Jonathan Horowitz and Rob Pruitt's project "Extreme Houses Visits Peacock Hill," in which they purchased an old house, decorated it and then "exhibited it" (put it up for sale at Gavin Brown Enterprises) is a funny idea. Ken Johnson gave it a bad review though. The devil is in the details. This project, exhibited in 2003, makes me think that the real influence on the the current scene in New York, the whole "Black and Silver Boys" thing is really these artists. They may only precede this scene by a few years but it seems like a glam-style continuation of the same aesthetic. As already noted, Terence Koh clearly owes something to Pruitt but "Extreme Houses" seems like a parody of Banks Violette BEFORE THE FACT. Or, rather, perhaps things are just not changing much and New York really is over. I would have credited Cady Noland and Steven Perrino as being the godmother and godfather of the "Black and Silver Boys" crowd. But now I wonder if Cady Noland owes something to Pruitt's Early work...? Or is it vice versa? Rob Pruitt did an ArtForum top 10 list in 2000. It's clever and cute (too clever perhaps). It's cosmically strange that there is now another Robert Pruitt (Robert A. Pruitt) who has emerged. The new one shows at Clementine Gallery. And he was even in the Whitney Biennial 2006! I don't think the elder Rob Pruitt has been in a Whitney Biennial either. The new Pruitt was one of the shrine people of Whitney Biennial 2006. Is it just me or were there a bunch of shrines in that show? The new Pruitt's work apparently deals with race relations. My guess is that he's African-American. All I have to say is this: strange karma. Actually, I feel kind of bad for Rob Pruitt.

I actually don't get why my esteemed guest compared my work to Rob Pruitt and Jonathan Horowitz. (Maybe he meant the new Pruitt?) Yes, there's the humor... But what else is there? Maybe it was a warning... Matt Keegan makes more sense to me but not these two guys. I would say the same thing about Jim Lambie. One thing that I see is that aesthetic thing we all have in common with Mike Kelley. Mike Kelley is the elder artist of recent times that I've obsessed over. I still do. And it seems to me every white male dude who wasted his youth as a record collector and/or playing in punk bands and then decided to become an artist is also totally into Mike Kelley. It's a problem.

I think I like the humor in Jonathan Horowitz work more than Rob Pruitt's. Pruitt is more of a clown. Horowitz is more of a wit. I would be very interested in seeing some of Horowitz's video work. His aesthetic reminds me of Seth Price's. They both like to employ bad design. They like bad typography. And it usually looks bad because it's totally dated. There is a general anti-aesthetic look to their work. It is clearly supposed to not look like art. Sorry about the repetition here but the more I look at Horowitz and Pruitt's work online, the more I think the "Boys in Black and Silver" are really the new version of what they are/were. They are the next step, the next rung on the ladder (the next car on the night train). The obsession with black and silver in the new kid's work is one of the more distinguishing differences. The new kids are cooler. Horowitz and Pruitt are funnier. The new kids are more overtly glam. And this is really probably the whole retro-80s thing that's raging across the culture (the latest stuttering repetition of culture). Oh, and they are all into partying. Perhaps Horowitz and Pruitt could be described as being somewhere between the smart set (Walker/Price/Guyton/the Reena Spauling's people) and the cocaine crowd (Terence Koh and Banks Violette)-- but with a bigger sense of humor. Considering their association with Gavin Brown (i.e., the bar Passerby) this makes psycho-socio-politico sense. All of these artists are "conceptual" in a similar way. And they all pride themselves in knowing a lot about art since 1966.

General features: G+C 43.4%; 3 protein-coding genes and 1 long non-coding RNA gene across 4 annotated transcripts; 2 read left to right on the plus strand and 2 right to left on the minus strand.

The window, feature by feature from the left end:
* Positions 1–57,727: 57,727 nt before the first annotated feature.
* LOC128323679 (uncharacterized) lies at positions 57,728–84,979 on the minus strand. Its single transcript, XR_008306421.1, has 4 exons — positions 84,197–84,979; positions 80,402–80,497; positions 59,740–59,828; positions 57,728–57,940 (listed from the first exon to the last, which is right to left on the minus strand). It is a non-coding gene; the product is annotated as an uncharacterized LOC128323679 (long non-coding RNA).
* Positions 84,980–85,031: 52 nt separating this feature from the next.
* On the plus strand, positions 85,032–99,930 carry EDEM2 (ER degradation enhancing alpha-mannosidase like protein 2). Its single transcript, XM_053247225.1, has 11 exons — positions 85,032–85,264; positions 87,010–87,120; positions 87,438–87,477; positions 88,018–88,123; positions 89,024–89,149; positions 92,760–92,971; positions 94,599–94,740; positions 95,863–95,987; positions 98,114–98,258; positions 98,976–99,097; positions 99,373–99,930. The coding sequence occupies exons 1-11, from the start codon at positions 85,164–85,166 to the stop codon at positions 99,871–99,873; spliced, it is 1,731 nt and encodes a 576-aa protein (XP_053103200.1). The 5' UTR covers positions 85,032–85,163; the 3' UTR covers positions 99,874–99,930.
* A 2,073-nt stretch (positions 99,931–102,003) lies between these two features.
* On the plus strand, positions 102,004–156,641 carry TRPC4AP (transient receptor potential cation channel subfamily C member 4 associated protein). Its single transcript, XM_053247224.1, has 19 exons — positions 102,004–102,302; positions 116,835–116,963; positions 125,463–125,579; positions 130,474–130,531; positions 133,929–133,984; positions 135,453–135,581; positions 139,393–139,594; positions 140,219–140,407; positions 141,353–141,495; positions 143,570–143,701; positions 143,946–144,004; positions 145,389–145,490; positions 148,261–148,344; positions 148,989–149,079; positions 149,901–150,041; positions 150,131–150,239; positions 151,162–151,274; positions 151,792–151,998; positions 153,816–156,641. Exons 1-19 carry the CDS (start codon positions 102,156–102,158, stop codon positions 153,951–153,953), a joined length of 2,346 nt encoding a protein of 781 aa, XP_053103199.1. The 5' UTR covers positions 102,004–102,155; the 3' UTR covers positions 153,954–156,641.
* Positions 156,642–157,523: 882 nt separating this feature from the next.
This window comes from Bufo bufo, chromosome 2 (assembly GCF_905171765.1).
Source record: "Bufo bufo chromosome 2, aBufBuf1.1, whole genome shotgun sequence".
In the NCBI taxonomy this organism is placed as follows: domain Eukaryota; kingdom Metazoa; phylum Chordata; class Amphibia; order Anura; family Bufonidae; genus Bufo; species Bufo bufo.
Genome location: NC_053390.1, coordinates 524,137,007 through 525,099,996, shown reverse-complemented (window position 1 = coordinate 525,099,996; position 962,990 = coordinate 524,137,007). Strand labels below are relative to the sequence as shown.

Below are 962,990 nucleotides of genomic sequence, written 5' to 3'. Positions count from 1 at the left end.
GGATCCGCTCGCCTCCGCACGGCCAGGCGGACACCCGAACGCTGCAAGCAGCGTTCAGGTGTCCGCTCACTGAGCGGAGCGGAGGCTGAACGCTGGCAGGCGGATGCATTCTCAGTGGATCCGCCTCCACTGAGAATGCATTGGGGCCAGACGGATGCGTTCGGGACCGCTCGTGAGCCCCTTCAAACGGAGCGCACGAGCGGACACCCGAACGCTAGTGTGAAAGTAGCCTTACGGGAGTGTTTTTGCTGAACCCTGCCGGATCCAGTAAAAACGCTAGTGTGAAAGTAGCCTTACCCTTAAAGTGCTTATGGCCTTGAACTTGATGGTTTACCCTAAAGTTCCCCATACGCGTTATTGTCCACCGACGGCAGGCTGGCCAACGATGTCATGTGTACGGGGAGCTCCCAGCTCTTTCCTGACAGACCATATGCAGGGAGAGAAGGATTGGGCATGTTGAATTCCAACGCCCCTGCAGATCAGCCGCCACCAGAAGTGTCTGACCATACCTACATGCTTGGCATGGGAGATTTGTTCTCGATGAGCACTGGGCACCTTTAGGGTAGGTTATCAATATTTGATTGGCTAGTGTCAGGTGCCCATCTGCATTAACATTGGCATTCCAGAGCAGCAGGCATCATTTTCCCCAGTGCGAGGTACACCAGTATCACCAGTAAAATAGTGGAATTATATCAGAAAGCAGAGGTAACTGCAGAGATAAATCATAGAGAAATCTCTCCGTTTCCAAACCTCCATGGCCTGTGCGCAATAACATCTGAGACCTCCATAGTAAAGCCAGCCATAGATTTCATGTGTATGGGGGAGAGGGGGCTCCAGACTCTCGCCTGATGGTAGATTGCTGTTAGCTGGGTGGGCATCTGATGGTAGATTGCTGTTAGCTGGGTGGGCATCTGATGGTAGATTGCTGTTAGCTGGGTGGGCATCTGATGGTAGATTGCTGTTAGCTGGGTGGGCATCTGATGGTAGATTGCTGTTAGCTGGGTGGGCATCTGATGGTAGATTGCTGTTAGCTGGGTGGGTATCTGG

I saw Sara VanDerBeek show in the project room at D'Amelio Terras. It was okay. I was actually not too crazy about her work. This is a perfect example of the sort of work that I pay attention to because someone is pointing their finger at it. (For example, go where many people are gathered and flamboyantly point at nothing; you can get a lot of people to look at nothing; it's funny.) Formally it looked a bit too familiar to me. The content was too opaque. It seemed to have a bunch of references to art history. If pressed to say what the work is about, I would say, "art history." Joao Ribas in a lecture to the MFA Fine Arts Program at SVA argued that one of the main reasons there is so much political art is because artists think that if they refer to "the political" it will make their art seem more serious. I think he is totally right on with this. But there is another way artists gesture towards their seriousness. Perhaps it is the new way (the cool kids definitely tend to use it). They show how serious they are with references to art history. The more obscure the references are, the smarter the artist is (natch).

Tom Friedman is the only artist on this list whose work I am into. His work amazes me. Friedman and Pruitt might be the older brothers to the "Boys and Black and Silver"'s younger brothers. In terms of age, well, I'm one of the middle brothers.

Did Piotr Uklanski move from Gavin Brown to Gagosian Gallery? If so then three of these artists used to be associated with Gavin Brown (Pruitt, Horowitz (both of whom still are)) and Uklanski. Keegan and VanDerBeek have associations with D'Amelio Terras. Jim Lambie is with Anton Kern. Tom Friedman used to show at Feature (a gallery that fascinates me more than most -- even though I do not always like what they show) but now he moved over to the Gagosian Gallery as well.

Not counting Tom Friedman (because he is in a special class for me) esthetically I am most attracted to Jim Lambie's work. What I am talking about is the part of his aesthetic that overlaps with the Pierogi aesthetic. Jim Lambie is the collision of a Banks Violette-ish iconography with the Pierogi obsessive/compulsive thing.